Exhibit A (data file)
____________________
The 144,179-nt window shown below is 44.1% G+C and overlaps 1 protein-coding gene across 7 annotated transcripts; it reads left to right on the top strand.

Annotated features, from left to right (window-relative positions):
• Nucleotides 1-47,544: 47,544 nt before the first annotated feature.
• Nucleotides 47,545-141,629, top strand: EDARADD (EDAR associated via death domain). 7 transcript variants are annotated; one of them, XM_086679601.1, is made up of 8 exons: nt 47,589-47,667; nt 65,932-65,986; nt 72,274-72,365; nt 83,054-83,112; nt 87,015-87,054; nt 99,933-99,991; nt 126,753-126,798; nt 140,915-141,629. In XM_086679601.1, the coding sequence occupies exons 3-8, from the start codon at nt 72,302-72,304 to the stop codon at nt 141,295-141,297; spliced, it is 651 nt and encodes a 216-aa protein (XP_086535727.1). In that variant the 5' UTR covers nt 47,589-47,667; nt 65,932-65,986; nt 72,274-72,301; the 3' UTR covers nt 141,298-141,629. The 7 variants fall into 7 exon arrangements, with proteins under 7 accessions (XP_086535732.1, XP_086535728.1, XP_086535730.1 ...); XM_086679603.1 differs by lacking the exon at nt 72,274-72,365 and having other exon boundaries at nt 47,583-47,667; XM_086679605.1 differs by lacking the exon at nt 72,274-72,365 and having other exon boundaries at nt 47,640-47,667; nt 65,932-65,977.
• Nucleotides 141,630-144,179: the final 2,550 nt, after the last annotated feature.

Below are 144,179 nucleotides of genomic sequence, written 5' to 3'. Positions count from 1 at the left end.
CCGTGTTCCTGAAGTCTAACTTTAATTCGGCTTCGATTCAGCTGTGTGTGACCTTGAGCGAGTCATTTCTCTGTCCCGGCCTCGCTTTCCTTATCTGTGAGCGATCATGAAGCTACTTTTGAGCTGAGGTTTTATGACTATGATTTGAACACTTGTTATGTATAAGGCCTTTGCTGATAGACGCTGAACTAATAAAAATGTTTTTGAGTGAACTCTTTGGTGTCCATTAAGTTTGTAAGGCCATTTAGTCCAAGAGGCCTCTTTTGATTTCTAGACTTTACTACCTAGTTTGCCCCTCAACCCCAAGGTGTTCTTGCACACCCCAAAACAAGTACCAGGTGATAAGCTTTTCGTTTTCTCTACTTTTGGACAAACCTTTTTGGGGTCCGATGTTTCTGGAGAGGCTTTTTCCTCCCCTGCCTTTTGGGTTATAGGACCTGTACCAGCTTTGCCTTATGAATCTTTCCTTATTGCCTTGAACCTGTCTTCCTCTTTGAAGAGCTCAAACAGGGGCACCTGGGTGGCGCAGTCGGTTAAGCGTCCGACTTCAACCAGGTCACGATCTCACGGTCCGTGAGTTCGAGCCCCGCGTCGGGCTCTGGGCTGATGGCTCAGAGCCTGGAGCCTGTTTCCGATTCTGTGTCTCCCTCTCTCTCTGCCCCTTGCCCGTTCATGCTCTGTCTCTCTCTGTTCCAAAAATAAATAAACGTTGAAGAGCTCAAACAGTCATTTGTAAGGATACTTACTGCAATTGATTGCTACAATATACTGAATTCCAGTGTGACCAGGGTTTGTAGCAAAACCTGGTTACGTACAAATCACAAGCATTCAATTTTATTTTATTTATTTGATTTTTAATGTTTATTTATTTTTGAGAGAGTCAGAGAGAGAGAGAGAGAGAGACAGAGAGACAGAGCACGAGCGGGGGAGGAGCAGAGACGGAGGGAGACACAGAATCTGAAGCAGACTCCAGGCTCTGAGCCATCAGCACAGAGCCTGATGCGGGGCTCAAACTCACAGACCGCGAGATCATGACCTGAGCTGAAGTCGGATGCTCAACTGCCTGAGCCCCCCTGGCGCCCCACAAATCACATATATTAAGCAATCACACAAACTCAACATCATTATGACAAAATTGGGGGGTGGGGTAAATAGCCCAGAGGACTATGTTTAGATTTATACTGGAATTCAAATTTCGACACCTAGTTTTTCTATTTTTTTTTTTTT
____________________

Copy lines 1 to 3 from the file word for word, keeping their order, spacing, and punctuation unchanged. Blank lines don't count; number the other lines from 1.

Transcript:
The 144,179-nt window shown below is 44.1% G+C and overlaps 1 protein-coding gene across 7 annotated transcripts; it reads left to right on the top strand.

Annotated features, from left to right (window-relative positions):
• Nucleotides 1-47,544: 47,544 nt before the first annotated feature.